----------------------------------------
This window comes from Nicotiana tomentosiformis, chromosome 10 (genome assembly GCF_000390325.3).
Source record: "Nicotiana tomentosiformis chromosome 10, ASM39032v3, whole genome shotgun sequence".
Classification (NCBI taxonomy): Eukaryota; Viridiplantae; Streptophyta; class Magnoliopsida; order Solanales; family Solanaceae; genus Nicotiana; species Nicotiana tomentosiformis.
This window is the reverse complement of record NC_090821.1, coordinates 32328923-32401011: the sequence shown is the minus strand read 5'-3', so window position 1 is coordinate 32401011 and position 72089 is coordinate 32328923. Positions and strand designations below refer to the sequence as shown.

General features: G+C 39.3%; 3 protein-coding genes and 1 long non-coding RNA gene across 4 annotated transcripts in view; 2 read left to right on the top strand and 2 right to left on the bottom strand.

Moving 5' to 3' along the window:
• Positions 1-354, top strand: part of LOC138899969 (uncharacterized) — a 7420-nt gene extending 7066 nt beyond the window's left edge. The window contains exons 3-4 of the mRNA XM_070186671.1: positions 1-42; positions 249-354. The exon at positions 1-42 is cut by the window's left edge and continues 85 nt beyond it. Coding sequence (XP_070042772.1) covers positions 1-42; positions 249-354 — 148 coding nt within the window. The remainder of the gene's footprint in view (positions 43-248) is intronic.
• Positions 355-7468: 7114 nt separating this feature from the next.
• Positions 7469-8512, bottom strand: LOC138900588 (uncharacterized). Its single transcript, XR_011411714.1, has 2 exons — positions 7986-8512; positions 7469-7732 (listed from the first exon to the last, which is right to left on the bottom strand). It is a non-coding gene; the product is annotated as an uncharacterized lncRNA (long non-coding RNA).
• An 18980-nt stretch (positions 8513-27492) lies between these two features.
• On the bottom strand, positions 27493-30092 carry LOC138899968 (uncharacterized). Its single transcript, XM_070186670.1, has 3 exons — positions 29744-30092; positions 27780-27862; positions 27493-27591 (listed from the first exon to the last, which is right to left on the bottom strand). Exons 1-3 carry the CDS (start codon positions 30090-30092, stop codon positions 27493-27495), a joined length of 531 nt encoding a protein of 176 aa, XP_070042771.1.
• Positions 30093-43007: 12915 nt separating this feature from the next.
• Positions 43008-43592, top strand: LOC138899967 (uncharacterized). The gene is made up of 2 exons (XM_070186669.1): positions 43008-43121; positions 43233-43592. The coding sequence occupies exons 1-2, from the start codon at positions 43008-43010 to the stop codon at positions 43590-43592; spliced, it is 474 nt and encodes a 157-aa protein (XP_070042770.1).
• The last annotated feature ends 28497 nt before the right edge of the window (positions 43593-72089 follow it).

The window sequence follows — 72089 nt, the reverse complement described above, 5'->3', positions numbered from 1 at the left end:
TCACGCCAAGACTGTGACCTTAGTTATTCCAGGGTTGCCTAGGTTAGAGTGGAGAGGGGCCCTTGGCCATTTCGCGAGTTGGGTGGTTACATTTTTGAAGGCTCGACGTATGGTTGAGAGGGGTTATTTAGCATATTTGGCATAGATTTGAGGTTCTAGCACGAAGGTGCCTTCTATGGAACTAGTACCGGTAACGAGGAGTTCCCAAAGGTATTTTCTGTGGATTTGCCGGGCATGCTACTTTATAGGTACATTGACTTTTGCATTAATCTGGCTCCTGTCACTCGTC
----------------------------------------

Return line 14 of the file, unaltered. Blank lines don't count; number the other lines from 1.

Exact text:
• The last annotated feature ends 28497 nt before the right edge of the window (positions 43593-72089 follow it).